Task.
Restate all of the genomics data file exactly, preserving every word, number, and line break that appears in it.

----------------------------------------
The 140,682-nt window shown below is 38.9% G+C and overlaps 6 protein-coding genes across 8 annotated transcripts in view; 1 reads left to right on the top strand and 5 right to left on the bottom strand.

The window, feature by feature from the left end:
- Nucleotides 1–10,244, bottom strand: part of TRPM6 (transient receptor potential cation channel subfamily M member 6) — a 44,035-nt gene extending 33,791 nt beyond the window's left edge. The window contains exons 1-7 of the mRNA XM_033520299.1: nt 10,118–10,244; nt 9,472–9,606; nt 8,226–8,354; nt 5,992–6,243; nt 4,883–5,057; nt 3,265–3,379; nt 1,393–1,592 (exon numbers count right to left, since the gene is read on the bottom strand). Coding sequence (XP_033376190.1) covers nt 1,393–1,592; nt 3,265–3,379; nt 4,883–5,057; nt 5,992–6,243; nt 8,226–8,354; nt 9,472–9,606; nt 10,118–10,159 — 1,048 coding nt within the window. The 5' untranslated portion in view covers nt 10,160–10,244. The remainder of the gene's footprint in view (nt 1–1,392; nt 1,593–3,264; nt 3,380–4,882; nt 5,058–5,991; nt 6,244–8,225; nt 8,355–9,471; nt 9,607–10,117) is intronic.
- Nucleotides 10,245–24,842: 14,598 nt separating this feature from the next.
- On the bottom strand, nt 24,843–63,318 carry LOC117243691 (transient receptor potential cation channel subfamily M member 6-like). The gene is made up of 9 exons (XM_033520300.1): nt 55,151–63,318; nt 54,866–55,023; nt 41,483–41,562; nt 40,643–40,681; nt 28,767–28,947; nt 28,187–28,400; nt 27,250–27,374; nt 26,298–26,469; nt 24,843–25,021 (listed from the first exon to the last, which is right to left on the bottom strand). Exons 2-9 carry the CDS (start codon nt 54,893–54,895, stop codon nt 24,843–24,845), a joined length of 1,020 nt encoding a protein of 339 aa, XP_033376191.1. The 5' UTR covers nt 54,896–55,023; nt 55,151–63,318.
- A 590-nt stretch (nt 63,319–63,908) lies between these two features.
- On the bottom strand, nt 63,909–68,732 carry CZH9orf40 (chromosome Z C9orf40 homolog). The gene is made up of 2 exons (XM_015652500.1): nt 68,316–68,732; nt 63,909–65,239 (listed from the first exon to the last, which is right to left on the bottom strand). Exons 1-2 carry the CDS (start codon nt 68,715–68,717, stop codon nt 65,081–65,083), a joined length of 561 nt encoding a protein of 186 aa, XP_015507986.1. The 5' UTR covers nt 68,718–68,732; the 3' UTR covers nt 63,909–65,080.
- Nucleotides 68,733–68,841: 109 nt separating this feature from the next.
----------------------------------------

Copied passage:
The 140,682-nt window shown below is 38.9% G+C and overlaps 6 protein-coding genes across 8 annotated transcripts in view; 1 reads left to right on the top strand and 5 right to left on the bottom strand.

The window, feature by feature from the left end:
- Nucleotides 1–10,244, bottom strand: part of TRPM6 (transient receptor potential cation channel subfamily M member 6) — a 44,035-nt gene extending 33,791 nt beyond the window's left edge. The window contains exons 1-7 of the mRNA XM_033520299.1: nt 10,118–10,244; nt 9,472–9,606; nt 8,226–8,354; nt 5,992–6,243; nt 4,883–5,057; nt 3,265–3,379; nt 1,393–1,592 (exon numbers count right to left, since the gene is read on the bottom strand). Coding sequence (XP_033376190.1) covers nt 1,393–1,592; nt 3,265–3,379; nt 4,883–5,057; nt 5,992–6,243; nt 8,226–8,354; nt 9,472–9,606; nt 10,118–10,159 — 1,048 coding nt within the window. The 5' untranslated portion in view covers nt 10,160–10,244. The remainder of the gene's footprint in view (nt 1–1,392; nt 1,593–3,264; nt 3,380–4,882; nt 5,058–5,991; nt 6,244–8,225; nt 8,355–9,471; nt 9,607–10,117) is intronic.
- Nucleotides 10,245–24,842: 14,598 nt separating this feature from the next.
- On the bottom strand, nt 24,843–63,318 carry LOC117243691 (transient receptor potential cation channel subfamily M member 6-like). The gene is made up of 9 exons (XM_033520300.1): nt 55,151–63,318; nt 54,866–55,023; nt 41,483–41,562; nt 40,643–40,681; nt 28,767–28,947; nt 28,187–28,400; nt 27,250–27,374; nt 26,298–26,469; nt 24,843–25,021 (listed from the first exon to the last, which is right to left on the bottom strand). Exons 2-9 carry the CDS (start codon nt 54,893–54,895, stop codon nt 24,843–24,845), a joined length of 1,020 nt encoding a protein of 339 aa, XP_033376191.1. The 5' UTR covers nt 54,896–55,023; nt 55,151–63,318.
- A 590-nt stretch (nt 63,319–63,908) lies between these two features.
- On the bottom strand, nt 63,909–68,732 carry CZH9orf40 (chromosome Z C9orf40 homolog). The gene is made up of 2 exons (XM_015652500.1): nt 68,316–68,732; nt 63,909–65,239 (listed from the first exon to the last, which is right to left on the bottom strand). Exons 1-2 carry the CDS (start codon nt 68,715–68,717, stop codon nt 65,081–65,083), a joined length of 561 nt encoding a protein of 186 aa, XP_015507986.1. The 5' UTR covers nt 68,718–68,732; the 3' UTR covers nt 63,909–65,080.
- Nucleotides 68,733–68,841: 109 nt separating this feature from the next.